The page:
The Saga of Bonnie Raitt and the Aber Day Kegger
In the Fall ’06 edition of the Montanan Rick Tobin commented that Bonnie Raitt was never at any of the Aber Day keggers. You produced a poster showing her name on the agenda, commenting that she could have canceled. I attended only one Aber Day kegger, in May 1977, held at the Lower Miller Creek rodeo grounds. Bonnie Raitt was the opening act that day. Rick doesn’t remember her performing, but then she was not as famous then as she is now. Maybe Rick didn’t arrive early enough to see her on stage. He remembers Doug Kershaw coming by helicopter, which happened right after Bonnie’s performance. At any rate, Bonnie Raitt and Doug Kershaw were just the warm-up acts that day, and we needed that, since it was a cool, blustery day. It was only when Tarwater, a country band from the Boise area, got on stage that the crowd started to warm up. They were the perfect lead-in to Mission Mountain Wood Band. When M2WB performed, the crowd, well-lubricated by “thousands of gallons of icy cold Oly,” got up and MOVED to the driving blend of country and rock that characterized Missoula’s favorite sons.
Gary W. Myers ’80, M.B.A. ’84
American Fort, Utah
Editor’s note: This was one of nearly a dozen letters, visits to my office, and phone calls regarding Rick Tobin’s letter. The response constitutes the most letters and contacts on one subject this publication has ever received. All were edited because of space limitations.
Regarding Rick Tobin’s letter: That performance is one of the few things I remember clearly about those keggers: her long red hair, her tight jeans, the way she teased us about how drunk we were. I think she had as much fun as we did, or at least that’s the impression she gave.
Scott McMillion ’80
When I read the letter claiming Bonnie Raitt did not perform at the Aber Day keggers, I had to rush to my file of important papers to confirm my memory of the 1977 concert. Enclosed is an article from the Montana Kaimin, showing Bonnie performing that year. I also saved the Kaimin from 1978, when the bands were the Live Wire Choir, Elvin Bishop, Mission Mountain Wood Band, and the Nitty Gritty Dirt Band. ... Now I better put those Kaimin issues back with the will and kids’ birth certificates.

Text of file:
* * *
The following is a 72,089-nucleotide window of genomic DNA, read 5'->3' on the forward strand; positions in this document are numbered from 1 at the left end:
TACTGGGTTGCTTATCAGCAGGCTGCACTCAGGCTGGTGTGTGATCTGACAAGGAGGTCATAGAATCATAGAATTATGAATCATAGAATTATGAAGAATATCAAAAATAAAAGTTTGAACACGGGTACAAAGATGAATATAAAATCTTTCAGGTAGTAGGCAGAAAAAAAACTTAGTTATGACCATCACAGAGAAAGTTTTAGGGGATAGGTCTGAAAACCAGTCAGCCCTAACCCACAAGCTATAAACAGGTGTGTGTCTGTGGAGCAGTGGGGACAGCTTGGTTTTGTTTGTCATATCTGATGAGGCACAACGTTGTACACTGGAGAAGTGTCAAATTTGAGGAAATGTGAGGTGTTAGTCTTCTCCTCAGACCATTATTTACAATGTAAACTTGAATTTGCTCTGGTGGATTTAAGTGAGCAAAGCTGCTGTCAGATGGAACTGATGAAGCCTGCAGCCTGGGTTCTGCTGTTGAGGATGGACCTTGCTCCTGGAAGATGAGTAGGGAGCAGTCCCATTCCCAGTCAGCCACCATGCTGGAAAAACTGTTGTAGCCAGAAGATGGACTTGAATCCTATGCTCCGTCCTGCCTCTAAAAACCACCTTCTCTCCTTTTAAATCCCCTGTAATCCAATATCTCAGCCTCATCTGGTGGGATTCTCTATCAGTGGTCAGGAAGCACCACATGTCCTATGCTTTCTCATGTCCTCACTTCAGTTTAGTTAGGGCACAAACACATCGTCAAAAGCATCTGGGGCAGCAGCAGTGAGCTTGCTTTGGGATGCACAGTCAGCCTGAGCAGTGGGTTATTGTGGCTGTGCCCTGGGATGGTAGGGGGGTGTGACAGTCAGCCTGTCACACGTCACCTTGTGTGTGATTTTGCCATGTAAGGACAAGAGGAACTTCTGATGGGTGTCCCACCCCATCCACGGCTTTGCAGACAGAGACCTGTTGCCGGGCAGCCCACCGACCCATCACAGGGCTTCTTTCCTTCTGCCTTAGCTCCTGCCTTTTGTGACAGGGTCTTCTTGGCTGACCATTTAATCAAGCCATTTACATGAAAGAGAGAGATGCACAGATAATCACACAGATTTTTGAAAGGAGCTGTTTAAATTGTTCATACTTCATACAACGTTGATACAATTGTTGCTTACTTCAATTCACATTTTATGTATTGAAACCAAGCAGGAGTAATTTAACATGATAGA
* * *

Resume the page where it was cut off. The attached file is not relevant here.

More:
Shelley Leben Woloshuk ’80
West Lafayette, Indiana
Yes, Bonnie Raitt played the ’77 Aber Day kegger. I saw her there, as did about 10,000 other eyewitnesses.
Craig Reese ’78
Bonnie Raitt did perform in 1977. I can fill in a little here from my own experience. I ... worked as a stagehand at the Aber Day kegger that year ... the same year Doug Kershaw flew in by helicopter and blew all our boxes away! One of the chores of the stagehands was to flip burgers on a barbecue behind the stage for the performers, roadies, and other workers. While it was my turn to cook, Bonnie Raitt came down after her performance and asked what it would take to get one of those delicious-smelling burgers. For the next ten minutes, she and I chatted over the barbecue. I can definitely say that she was there that year. To this day, I still reflect on our short chat whenever I see her on stage ... a real down-to-earth person!
Ken Brewer ’77
I was there, and I remember it well because it was my birthday. In fact, in response to my boisterous request, she closed her set with “Angel from Montgomery.”
Jim O’Brien ’69
Idaho Falls, Idaho
Bonnie Raitt definitely played at the 1977 kegger. I remember because I was (am) not a fan but I wouldn’t miss a kegger.
Gerald Willis, M.S. ’78
Los Lunas, New Mexico
Sorry Rick, she was there. I remember because she winked at me. I was standing next to the stage about eight feet in front of Bonnie and was amazed at how truly beautiful and talented she was. Maybe Rick was in the beer line and missed her, but I doubt he would have been waiting for beer that long. Then again, it was the seventies and even though I can’t remember each and every performer at every Aber Day concert I attended, I do remember Bonnie Raitt slinging her slide with her long red hair and sexy voice that occupied my mind for quite some time that day. Jimmy Buffett also played for a very windy Aber Day sometime in the late seventies, but I’m sure he didn’t wink at me.
I can assure you that Bonnie Raitt did play at the 1977 Kegger. I was director of what was then called ASUM Program Council, and we booked the talent for the event. Bonnie was booked and did play. And by the way, she was one of the nicest persons you could ever meet. A first-class act in many ways.
Richard Schneider ’78
Why Not a Montana Mountain, for Pete’s Sake?